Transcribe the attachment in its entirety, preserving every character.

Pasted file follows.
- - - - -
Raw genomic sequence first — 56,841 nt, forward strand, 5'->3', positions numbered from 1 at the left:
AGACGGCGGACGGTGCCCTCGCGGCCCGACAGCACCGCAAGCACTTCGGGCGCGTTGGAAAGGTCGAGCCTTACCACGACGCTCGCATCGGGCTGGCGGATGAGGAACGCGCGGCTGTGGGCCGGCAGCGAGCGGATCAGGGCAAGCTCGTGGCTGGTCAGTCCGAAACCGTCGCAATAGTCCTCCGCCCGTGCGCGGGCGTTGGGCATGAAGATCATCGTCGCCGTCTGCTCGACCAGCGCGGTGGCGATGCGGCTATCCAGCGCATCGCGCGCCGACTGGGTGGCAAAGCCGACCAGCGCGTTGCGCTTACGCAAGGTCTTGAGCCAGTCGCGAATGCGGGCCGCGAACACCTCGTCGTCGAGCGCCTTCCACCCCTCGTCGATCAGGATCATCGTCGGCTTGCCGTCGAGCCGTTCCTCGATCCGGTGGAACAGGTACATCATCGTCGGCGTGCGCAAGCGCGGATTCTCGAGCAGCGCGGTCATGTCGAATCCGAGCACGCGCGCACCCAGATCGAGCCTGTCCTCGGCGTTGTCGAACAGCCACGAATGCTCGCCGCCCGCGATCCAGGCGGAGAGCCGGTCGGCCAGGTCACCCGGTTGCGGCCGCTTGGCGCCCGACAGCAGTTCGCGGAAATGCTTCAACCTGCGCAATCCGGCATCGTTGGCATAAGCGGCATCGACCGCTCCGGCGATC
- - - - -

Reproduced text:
Raw genomic sequence first — 56,841 nt, forward strand, 5'->3', positions numbered from 1 at the left:
AGACGGCGGACGGTGCCCTCGCGGCCCGACAGCACCGCAAGCACTTCGGGCGCGTTGGAAAGGTCGAGCCTTACCACGACGCTCGCATCGGGCTGGCGGATGAGGAACGCGCGGCTGTGGGCCGGCAGCGAGCGGATCAGGGCAAGCTCGTGGCTGGTCAGTCCGAAACCGTCGCAATAGTCCTCCGCCCGTGCGCGGGCGTTGGGCATGAAGATCATCGTCGCCGTCTGCTCGACCAGCGCGGTGGCGATGCGGCTATCCAGCGCATCGCGCGCCGACTGGGTGGCAAAGCCGACCAGCGCGTTGCGCTTACGCAAGGTCTTGAGCCAGTCGCGAATGCGGGCCGCGAACACCTCGTCGTCGAGCGCCTTCCACCCCTCGTCGATCAGGATCATCGTCGGCTTGCCGTCGAGCCGTTCCTCGATCCGGTGGAACAGGTACATCATCGTCGGCGTGCGCAAGCGCGGATTCTCGAGCAGCGCGGTCATGTCGAATCCGAGCACGCGCGCACCCAGATCGAGCCTGTCCTCGGCGTTGTCGAACAGCCACGAATGCTCGCCGCCCGCGATCCAGGCGGAGAGCCGGTCGGCCAGGTCACCCGGTTGCGGCCGCTTGGCGCCCGACAGCAGTTCGCGGAAATGCTTCAACCTGCGCAATCCGGCATCGTTGGCATAAGCGGCATCGACCGCTCCGGCGATC